Pitcher banned 8 games for illegal substance

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Pitcher banned 8 games for illegal substance

From Comcast SportsNet
WASHINGTON (AP) -- Tampa Bay reliever Joel Peralta was suspended for eight games by Major League Baseball on Thursday for having pine tar on his glove. Peralta has appealed, and can continue to play until the process is complete. The Rays were at Washington on Thursday night. Peralta was ejected from Tuesday night's game in Washington after umpires found pine tar on his mitt. The incident led to a verbal spat between managers Joe Maddon of the Rays and Davey Johnson of the Nationals. "I just know that we're appealing right now so I've got to sit tight and see," Peralta said. "I'm allowed to pitch today and that's all I care about right now." Peralta, who pitched for the Nationals during the 2010 season, said his former teammates approached him before Wednesday's game and were supportive. He didn't suspect that they turned him in. "I knew it wasn't them," Peralta said. "I knew when they did it was not coming from the players. That made me feel good. I know they like me." He said he didn't know Johnson. "I don't know why he did it," Peralta said. "I would like to know, but I'm not gonna ask that." Maddon feels the suspension is excessive. "Of course it's too much, and of course it's unfair, but that's the way they came down with it and it's gonna be up to them to try and manipulate it," Maddon said. Johnson declined to comment on the suspension on Thursday afternoon. Peralta hopes to get the suspension reduced. "First time it's ever happened to me. I don't know what to think. I don't know what to expect," Peralta said. "It feels a little relief to know at least what it's gonna be." After Tuesday's game, Maddon denounced Johnson's actions as cowardly, bush and bogus. Johnson retorted that Maddon should "read the rule book" and that he was "a weird wuss." During the 1988 National League championship series, Los Angeles Dodgers reliever Jay Howell was suspended for three games after being caught with pine tar on his glove. The suspension was reduced by a game by appeal. In that series, Johnson was the manager of the Dodgers' opponent, the New York Mets.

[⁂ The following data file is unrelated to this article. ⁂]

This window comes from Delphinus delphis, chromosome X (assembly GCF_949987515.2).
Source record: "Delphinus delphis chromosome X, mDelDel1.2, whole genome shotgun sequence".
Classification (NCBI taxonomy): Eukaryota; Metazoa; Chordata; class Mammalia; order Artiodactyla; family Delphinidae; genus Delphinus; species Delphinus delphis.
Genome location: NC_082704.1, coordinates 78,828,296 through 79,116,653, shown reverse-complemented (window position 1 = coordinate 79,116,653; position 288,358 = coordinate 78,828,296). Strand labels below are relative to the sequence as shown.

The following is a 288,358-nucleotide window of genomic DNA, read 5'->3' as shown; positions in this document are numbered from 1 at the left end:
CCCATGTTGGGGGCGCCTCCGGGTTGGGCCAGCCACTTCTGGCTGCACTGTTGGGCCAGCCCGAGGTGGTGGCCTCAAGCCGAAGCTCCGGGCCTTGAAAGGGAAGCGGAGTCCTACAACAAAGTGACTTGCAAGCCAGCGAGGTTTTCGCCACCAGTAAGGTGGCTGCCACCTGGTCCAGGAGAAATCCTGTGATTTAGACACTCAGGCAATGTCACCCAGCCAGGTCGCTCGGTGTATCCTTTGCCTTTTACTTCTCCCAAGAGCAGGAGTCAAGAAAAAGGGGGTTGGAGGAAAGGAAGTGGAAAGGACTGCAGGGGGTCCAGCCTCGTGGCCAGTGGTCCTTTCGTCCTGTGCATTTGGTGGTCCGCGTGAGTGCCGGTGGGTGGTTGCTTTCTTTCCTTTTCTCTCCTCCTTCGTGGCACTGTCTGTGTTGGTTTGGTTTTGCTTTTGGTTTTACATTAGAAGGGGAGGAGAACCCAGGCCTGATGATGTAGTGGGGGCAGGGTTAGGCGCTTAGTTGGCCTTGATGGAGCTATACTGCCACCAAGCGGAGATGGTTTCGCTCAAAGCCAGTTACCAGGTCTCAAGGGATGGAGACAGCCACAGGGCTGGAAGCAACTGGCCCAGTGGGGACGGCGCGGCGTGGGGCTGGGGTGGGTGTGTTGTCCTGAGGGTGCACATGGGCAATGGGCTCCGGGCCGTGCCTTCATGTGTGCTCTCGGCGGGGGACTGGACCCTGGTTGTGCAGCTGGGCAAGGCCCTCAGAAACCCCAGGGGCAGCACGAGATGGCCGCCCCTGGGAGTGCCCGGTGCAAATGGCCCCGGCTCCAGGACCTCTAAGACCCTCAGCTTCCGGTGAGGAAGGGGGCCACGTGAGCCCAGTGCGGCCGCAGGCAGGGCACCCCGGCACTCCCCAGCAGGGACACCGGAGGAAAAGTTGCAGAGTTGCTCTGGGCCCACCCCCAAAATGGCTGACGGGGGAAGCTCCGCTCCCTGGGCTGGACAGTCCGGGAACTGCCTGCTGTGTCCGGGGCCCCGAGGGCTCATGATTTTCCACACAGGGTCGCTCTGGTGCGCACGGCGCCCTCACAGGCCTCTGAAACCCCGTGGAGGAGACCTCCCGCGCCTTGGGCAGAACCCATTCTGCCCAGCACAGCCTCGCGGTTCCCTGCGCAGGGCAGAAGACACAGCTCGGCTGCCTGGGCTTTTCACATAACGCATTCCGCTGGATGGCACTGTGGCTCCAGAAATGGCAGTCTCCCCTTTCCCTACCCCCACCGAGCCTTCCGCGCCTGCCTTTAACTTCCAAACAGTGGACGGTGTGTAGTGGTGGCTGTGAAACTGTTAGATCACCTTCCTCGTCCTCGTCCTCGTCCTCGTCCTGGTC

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Baker acknowledges Nats need to come through in clutch situations

Baker acknowledges Nats need to come through in clutch situations

Coming through in two-out situations isn’t supposed to be an easy task, but the Nationals are making it look especially difficult of late.

The most recent example of those struggles came in Friday night’s 5-3 loss to the Padres, in which the Nats’ lineup couldn’t get the big knock against 23-year-old right hander Luis Perdomo, a rookie starter who came into the game sporting a 7.36 ERA.

“That’s been our nemesis,” manager Dusty Baker said. “People ask me, you know, what do we need? We need some timely, two-out base hits. Not home runs.”

Indeed, when the Nats score big, it’s usually because they powered their way to get there. They entered Friday tied for first in the National League with 132 homers through 96 games. And even against the Padres, two of Washongton's three runs on the night came via solo shots from Jayson Werth and Daniel Murphy.